Eating the Frog by Katy Lederer

Years and decades of high-level diplomatic negotiations and protests like those of at the Keystone Pipeline and at Standing Rock, for all of their gravity and laudable passion, have done little to roll back the tide on our GHG emissions in any material way. On the other hand, most diplomacy has taken place under an aegis in which major countries, particularly the US, have been unwilling to commit to international agreements with teeth. Meanwhile, the global climate movement has for much of this time been nascent, not yet strong enough to force the issue.

Interior Imperialism by Megan Black

The Interior Department under Zinke looks to be less interested in maintaining this fiction. The construction of the contested pipelines has already been put into motion. The Department of Energy, too, will be encouraged to cut corners on regulations of nuclear energy facilities in service of capitalist profits. Employees on the government payroll from the NPS to the EPA, meanwhile, have been prohibited from offering criticism to an unprecedented degree. The lack of official capacity to place a check on sprawling engines of capitalism is, in part, why and how we get the rebel park rangers. In the global context, the American government no longer feigns disinterest in foreign minerals, a longstanding symbol of imperialist and capitalist exploitation across the world. In the absence of these ethical commitments, the Trump administration, through arms of the State Department and others, will lay claim to resources across the globe by fiat and without concern for potential contributions to climate change. In Exxon we trust.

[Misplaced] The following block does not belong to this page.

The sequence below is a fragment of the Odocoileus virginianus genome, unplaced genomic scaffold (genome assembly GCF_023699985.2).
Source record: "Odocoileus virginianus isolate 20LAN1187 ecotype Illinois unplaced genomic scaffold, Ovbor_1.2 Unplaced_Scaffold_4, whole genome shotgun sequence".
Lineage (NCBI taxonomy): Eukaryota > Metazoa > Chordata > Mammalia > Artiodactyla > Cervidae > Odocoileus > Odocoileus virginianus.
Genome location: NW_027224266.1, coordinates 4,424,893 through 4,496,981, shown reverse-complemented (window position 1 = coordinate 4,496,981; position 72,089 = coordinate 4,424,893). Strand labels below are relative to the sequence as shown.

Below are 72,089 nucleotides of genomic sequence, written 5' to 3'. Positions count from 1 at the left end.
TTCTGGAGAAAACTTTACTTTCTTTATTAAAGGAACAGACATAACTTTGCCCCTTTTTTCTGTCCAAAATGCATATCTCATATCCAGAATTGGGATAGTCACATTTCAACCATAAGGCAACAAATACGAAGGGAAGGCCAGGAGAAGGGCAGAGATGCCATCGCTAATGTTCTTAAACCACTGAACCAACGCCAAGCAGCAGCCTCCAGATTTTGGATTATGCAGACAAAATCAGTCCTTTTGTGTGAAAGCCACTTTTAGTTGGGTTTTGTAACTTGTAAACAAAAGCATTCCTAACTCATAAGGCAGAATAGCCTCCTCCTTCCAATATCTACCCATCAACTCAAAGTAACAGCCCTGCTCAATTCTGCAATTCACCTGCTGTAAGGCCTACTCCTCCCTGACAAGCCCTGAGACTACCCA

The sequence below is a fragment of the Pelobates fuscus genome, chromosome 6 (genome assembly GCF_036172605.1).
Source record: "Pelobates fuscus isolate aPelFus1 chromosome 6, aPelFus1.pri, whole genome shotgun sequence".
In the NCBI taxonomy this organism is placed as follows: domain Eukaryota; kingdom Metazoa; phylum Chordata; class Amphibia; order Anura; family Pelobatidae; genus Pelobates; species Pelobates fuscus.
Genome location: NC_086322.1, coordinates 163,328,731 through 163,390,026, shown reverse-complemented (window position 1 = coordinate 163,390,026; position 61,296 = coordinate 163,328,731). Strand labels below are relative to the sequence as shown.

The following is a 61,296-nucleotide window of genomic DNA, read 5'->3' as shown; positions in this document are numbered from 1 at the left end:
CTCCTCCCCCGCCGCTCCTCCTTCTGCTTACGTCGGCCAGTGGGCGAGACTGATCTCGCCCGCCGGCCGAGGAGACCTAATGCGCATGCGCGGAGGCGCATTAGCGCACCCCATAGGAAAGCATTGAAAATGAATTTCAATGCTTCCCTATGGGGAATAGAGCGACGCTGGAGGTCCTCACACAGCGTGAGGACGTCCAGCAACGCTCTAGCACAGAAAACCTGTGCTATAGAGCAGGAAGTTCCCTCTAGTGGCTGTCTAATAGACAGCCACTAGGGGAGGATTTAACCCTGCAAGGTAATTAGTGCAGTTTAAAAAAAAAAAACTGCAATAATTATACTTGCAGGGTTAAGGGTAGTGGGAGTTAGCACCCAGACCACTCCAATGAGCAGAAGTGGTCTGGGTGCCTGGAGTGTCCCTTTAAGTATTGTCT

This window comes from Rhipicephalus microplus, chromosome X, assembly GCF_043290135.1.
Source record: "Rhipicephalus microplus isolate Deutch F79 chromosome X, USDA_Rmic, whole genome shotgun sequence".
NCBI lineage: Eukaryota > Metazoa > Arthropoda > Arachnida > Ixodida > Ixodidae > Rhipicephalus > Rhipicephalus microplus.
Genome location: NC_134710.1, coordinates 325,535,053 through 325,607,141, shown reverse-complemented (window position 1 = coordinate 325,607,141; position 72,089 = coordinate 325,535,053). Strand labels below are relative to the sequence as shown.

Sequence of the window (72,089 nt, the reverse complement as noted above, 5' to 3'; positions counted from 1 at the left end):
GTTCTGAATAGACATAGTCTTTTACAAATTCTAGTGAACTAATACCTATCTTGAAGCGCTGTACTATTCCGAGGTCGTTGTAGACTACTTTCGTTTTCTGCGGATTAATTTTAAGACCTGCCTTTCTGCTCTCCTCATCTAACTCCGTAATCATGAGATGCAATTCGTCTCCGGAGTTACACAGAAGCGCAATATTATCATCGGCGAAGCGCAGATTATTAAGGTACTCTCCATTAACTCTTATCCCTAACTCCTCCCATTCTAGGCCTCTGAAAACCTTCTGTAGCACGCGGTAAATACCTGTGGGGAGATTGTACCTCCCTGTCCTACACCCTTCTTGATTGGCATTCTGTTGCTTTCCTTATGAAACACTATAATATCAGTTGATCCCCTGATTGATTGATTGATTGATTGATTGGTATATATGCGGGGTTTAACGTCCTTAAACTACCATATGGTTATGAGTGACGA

While the Iron Is Hot by Dayna Tortorici

Strike are by nature about value. To withdraw your participation in work, even for a day, is to ask others to consider the value of that work. How long can they go without it? When they lose a day of your labor, what do they lose?